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May They Help You?

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Elaine Mack thinks that Bergdorf Goodman is "the best candy store in the world."  

Elaine Mack
Head Personal Shopper, Bergdorf Goodman

What’s your domain?
I have a private office and a private dressing room on the 4th floor, but I have full reign over the entire store from beauty up to the 7th floor.

What’s a typical day like?
I started working at Bergdorf Goodman 30 years ago, when Mr. Goodman only allowed women to work 13 1⁄2 hours per week, something he called the “housewife schedule.” Now I work three twelve-hour days a week, starting at 7 a.m. First I check messages from my two assistants or any messages left on my machine overnight. Then I call a group of clients that like to be called between 7 and 7:30 a.m., before they leave for work. At about 7:30 a.m., I start pulling clothes for the day’s appointments.

What do you love to sell?
Akris and Etro. I go to Switzerland once a year and work very closely with the designer who does Akris. He even flatters me by calling me his muse. Douglas Hannant is a lot of fun. I do a lot of business with Oscar de la Renta. Each year a designer comes out with something so great that I have to sell it, like Narciso Rodriguez this year. It’s a clean, polished look—good for slim bodies.

What do you love to wear?
Akris, Agnona, and Etro. Lots of designers cut differently each year, but I know those designers are consistent.I like to buy a lot of funky things that I wouldn’t wear to work, like Gaultier, Dolce & Gabbana, and Sempione. I wear a lot of Chanel. I’ve probably bought every designer in the store at least once.

Where do you like to shop on your own time?
I only shop at Bergdorf’s. This is the world’s greatest candy store; why would I go anywhere else? I have a fabulous wardrobe because of it. When I first started working here, my accountant told my husband, “If you break even, consider yourself ahead.”

Merchandise moved?
I am the number-one person in the store. I hate to say that because it sounds so overly proud, but I am proud. Let’s use yesterday as a prototype: My first client bought a Galliano suit, five sweaters, and a fabulous Missoni sweater coat. Then two very high-powered executive women came in together. One bought a coat, a jacket, two sweat-ers, and two pairs of trousers—all Oscar. Her friend picked up two suits from Akris and a Sempione pantsuit. The next client was the mother of the bride, and she picked up a very beautiful and fairly expensive evening dress from Vicki Teal. My last client bought two dresses, three sweaters, a pair of trousers, a jacket, and a suit—Akris, Narciso, Dolce, all top brands.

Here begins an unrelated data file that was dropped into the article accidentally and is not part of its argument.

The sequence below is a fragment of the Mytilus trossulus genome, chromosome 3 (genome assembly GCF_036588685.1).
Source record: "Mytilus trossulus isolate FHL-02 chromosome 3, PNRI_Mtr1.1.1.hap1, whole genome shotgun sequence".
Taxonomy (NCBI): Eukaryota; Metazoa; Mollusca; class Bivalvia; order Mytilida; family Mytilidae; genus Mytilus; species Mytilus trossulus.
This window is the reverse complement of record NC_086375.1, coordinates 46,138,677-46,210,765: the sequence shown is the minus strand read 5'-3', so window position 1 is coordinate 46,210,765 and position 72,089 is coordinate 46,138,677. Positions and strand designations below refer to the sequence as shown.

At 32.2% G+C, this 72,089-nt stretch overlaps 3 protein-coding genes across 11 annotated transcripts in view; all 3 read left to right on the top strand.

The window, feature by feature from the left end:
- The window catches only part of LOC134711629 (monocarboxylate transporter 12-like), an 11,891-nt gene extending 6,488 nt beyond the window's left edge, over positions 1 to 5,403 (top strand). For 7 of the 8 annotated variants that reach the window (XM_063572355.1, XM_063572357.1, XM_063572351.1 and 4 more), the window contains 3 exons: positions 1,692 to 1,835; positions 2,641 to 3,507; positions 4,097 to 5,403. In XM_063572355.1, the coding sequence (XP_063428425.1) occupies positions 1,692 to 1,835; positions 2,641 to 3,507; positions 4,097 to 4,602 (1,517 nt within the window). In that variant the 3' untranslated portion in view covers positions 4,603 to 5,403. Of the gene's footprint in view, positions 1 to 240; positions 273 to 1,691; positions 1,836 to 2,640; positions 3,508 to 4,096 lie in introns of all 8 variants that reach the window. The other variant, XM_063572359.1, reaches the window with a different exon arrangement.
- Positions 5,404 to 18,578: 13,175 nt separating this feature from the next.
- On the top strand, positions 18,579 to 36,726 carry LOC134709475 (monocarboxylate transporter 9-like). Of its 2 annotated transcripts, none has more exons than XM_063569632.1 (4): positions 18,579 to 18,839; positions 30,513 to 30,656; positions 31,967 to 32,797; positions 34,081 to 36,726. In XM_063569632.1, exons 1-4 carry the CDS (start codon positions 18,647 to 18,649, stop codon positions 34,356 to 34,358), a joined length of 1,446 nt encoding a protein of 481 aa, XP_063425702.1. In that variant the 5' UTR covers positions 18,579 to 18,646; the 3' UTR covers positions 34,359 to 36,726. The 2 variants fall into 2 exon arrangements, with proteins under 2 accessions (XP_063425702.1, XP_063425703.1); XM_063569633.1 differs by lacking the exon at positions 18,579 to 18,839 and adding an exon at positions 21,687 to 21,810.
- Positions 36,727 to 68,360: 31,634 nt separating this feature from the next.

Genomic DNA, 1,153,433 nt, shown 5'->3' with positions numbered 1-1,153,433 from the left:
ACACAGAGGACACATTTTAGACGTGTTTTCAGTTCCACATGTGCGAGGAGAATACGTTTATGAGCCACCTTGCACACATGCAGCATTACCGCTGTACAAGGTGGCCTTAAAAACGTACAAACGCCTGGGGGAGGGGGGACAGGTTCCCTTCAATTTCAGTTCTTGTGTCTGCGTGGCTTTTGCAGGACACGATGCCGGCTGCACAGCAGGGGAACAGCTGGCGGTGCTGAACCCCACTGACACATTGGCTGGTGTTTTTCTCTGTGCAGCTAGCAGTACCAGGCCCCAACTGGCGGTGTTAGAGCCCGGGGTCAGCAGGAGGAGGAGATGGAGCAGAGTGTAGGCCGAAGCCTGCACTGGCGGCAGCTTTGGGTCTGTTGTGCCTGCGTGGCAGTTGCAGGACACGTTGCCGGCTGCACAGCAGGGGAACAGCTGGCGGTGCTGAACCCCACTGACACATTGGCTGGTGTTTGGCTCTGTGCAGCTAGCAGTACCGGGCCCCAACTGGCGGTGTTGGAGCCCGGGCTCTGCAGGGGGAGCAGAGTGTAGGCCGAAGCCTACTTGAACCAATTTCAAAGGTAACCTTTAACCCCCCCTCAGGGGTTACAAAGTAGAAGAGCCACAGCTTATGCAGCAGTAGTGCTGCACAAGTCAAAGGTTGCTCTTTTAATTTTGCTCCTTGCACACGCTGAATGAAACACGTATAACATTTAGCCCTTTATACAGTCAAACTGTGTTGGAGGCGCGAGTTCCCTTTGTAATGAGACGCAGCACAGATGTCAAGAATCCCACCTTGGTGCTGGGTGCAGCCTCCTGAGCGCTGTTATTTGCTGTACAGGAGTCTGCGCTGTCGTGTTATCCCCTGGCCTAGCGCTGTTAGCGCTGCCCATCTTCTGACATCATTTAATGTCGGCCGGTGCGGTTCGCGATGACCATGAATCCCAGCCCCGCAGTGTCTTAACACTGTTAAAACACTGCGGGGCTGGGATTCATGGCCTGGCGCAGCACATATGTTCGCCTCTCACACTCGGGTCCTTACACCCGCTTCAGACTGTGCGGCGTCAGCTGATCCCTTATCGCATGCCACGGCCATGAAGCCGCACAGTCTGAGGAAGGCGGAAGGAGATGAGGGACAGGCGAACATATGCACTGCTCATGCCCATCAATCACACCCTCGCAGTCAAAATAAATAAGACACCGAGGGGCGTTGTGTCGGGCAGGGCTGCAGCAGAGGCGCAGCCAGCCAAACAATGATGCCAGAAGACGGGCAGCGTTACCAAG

How do you close a deal?
I can always find my clients something to buy. I have them try jackets on first, and then I ask “Does this fulfill the need you came to me for?” or “Will this take you to the places you need to go?” I never say “That’s you” or anything trite like that. I’ll say “I know the things you must buy,” and the rest are up for grabs.

Greatest lengths ever gone to for a client?
When I lived in the suburbs, I sold to a lot of people I knew. They would stop at my house on the way to a party so I could tie the bow on their outfit just right.

Oddest request ever from a client?
Someone once requested a cowboy outfit. We ended up finding a boot that could pass and a skirt from Roberto Cavalli. We faked it. But it looked great.

Thing you would never tell a client?
It’s all how you say it. If someone comes in with the wrong shoes, I’d say “Have you thought of wearing a shoe with a thinner heel? It might make your legs look long and slim.” I would never say “Oh my God, those shoes are so ugly.”

Is it ever okay to lie?
Lying about fit and fashion is an absolute no-no.


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